Pain is a symptom. Symptoms are the feedback that the body generates when it faces problems with its delicate internal balance (homeostasis). Without symptoms like pain, thirst, nausea and fevers, it would be very difficult for us to maintain a healthy body in the same way that it would be hard to drive a car safely with no dashboard display.
Which Exercises Are Okay To Do If You Have Pain
There are so many frustrating ways that pain has to interrupt your ability to do the exercise you want and need. Many of us find that when we have back pain or hip pain certain lifting movements at the gym become a major trigger for episodes of pain. Niggly knee pain that comes in half way through a run can limit your enjoyment, limit your mileage or stop you running all together. Plantar fasciitis can often completely destroy your ability to walk comfortably let alone run and do gym work.
One of the questions we are most often asked at our clinic are which exercise to avoid. This is a very good question. The reason this is a good question is because you can easily cause major setbacks doing the wrong exercises. More people still get into trouble doing the right exercises in the wrong way:
When not to exercise
For the most part if you are recovering from a mild or stubborn ongoing pain you should be able to continue exercising. Often however we often do have people eliminate the exercises that cause them the most pain until they start feeling better. Eliminating pain triggering exercises for sufferers of hip pain and plantar fasciitis for eg. allows the inflammation to reduce in the effected area.
Usually we only like to limit people like this for a few weeks at most. People who keep going generally get better long term outcomes compared to people who stop all together; so we like to do everything we can to keep you in the game even when your sore.
Which exercises to NOT do
It would be impossible to write a list of the exercises that cant be performed by the full range of complaints but we can give you some guidelines.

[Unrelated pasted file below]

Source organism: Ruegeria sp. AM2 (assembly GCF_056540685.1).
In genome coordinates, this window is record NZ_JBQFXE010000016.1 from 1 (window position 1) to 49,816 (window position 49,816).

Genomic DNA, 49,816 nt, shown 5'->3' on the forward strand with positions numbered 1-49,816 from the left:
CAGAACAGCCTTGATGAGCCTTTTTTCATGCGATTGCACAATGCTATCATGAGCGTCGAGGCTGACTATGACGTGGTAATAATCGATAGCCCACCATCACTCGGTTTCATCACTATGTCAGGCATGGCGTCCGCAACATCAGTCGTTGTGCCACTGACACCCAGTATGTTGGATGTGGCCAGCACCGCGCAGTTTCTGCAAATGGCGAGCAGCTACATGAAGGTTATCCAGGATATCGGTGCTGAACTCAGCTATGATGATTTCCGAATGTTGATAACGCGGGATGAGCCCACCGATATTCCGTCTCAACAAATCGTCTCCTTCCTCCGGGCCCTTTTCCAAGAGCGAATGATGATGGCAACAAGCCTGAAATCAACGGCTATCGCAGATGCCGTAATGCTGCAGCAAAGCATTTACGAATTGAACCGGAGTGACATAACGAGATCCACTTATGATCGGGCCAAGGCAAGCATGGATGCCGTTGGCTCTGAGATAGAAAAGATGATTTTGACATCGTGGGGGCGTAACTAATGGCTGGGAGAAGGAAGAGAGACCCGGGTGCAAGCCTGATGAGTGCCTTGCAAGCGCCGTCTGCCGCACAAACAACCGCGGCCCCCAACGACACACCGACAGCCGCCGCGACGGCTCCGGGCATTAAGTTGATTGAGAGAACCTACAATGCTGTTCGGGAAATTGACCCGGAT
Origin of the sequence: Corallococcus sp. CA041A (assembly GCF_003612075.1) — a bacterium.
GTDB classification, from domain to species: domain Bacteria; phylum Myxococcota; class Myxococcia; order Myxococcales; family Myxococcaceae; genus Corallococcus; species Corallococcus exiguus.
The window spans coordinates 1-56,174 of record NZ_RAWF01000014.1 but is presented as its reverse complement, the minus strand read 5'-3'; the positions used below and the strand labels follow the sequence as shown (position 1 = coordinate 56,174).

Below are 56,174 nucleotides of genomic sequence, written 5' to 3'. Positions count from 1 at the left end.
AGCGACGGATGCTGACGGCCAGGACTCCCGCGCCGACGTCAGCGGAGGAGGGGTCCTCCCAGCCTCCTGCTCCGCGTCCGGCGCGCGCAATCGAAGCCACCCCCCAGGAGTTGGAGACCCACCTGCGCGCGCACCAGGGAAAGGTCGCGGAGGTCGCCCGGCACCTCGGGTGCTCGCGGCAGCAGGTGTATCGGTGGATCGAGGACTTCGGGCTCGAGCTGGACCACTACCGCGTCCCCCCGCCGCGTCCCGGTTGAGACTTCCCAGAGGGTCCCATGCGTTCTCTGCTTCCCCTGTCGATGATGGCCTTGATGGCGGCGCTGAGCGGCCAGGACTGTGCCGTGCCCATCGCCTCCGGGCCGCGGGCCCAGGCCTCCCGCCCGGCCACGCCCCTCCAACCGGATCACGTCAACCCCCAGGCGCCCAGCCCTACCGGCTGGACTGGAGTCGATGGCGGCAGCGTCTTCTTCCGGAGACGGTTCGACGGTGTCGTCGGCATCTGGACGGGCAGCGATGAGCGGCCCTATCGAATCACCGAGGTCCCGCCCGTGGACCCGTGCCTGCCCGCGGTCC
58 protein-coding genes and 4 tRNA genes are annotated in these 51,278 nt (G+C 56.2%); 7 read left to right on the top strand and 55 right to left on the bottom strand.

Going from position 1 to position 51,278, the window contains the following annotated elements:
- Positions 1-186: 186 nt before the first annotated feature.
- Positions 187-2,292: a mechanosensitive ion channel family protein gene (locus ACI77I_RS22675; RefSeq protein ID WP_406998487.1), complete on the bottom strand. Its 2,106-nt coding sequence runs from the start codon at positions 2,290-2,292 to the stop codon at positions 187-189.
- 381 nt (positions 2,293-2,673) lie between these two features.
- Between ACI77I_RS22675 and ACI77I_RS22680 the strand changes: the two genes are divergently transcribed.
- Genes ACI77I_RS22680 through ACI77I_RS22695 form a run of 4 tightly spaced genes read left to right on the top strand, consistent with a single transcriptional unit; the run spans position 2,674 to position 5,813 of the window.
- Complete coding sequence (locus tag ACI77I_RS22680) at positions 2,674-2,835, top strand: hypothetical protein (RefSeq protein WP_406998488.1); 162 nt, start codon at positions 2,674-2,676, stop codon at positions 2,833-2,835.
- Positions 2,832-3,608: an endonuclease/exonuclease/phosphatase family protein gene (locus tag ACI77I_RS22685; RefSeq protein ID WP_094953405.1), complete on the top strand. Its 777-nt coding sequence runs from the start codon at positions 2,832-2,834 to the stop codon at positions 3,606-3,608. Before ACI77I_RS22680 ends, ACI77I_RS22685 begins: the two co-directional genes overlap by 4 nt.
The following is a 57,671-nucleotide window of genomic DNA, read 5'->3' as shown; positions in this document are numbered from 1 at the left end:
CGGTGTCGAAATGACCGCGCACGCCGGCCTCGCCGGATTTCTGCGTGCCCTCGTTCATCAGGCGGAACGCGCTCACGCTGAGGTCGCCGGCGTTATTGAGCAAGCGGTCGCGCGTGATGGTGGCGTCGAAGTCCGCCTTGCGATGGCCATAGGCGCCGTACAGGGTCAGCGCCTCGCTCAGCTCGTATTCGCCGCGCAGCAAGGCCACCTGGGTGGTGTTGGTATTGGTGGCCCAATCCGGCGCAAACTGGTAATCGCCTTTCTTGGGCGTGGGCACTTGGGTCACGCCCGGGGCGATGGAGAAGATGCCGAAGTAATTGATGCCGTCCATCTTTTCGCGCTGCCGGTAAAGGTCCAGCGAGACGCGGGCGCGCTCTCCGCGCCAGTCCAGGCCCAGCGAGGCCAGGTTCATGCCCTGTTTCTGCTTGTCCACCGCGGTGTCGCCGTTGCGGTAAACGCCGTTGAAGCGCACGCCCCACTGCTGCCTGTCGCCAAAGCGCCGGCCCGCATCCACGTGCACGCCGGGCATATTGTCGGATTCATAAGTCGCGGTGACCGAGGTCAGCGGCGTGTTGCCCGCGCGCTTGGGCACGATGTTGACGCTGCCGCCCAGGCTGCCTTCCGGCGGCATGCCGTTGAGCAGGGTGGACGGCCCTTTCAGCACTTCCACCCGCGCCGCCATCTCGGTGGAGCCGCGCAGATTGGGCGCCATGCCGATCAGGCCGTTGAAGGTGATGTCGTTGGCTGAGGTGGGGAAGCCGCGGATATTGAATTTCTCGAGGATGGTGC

Signs that an exercise may not be for you include …
Exercises that make you very sore for days after you perform them
Complex and /or heavy exercises early in your ‘return’ to exercise ****if you dont feel really sure about how to do an exercise properly or you don’t feel confident when doing it then it probably isn’t the one for you right now.
You are a back pain sufferer doing ‘core exercises’ at the gym without having had in depth coaching by a health professional or advanced PT. ***** If you have a bad back even learning very simple core exercises is a big job – not just something you can do from a sheet or from a 2 minute description of the exercise.
You are a back pain sufferer doing sit – ups .. if this is you PLEASE STOP !
You are a shoulder or neck pain sufferer doing wide grip pushing / pressing exercises at the gym. Or doing shoulder exercises without having lots of coaching on form.
The Good News
The happy truth is that it is very rare that we should need to stop exercising for any real length of time with most pain complaints. The other good news is that there is almost no exercise that is off the menu long term…. except maybe sit-ups .. sit ups are dumb .. you heard it here first.
If you are committed to learning how to do them gently / skilfully enough and building from there most of the exercises that used to hurt you will eventually heal you. The key ingredient is getting the help you need in the early chapters so that you can figure out what isn’t working for you on the long haul so that you can do your own fine tuning over time.
We are rapidly heading toward a world where the vast majority of stubborn back pains, hip pain, knee injuries, ankle sprains and plantar fasciitis are a thing of the past. Don’t forget once upon a time EVERYONE had severe tooth decay by they were in their 30’s and we got past that. The way we are going to get there is by gently and persistently learning about what causes our pain one tip at a time… and today’s tip was to get as much help as you can around knowing WHICH exercises to do and HOW best to do them.
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John is one of those rare gentlemen who has continued to play competitive soccer well into his late 50s. He is in really good shape, which you need to be to play football at that age—good shape except for his left leg. His left leg is not in good condition at all. In fact, once you get to know his left leg a bit better, it becomes apparent that it’s miraculous that he’s able to run at all, Let alone the type of running required to play competitive soccer against younger men.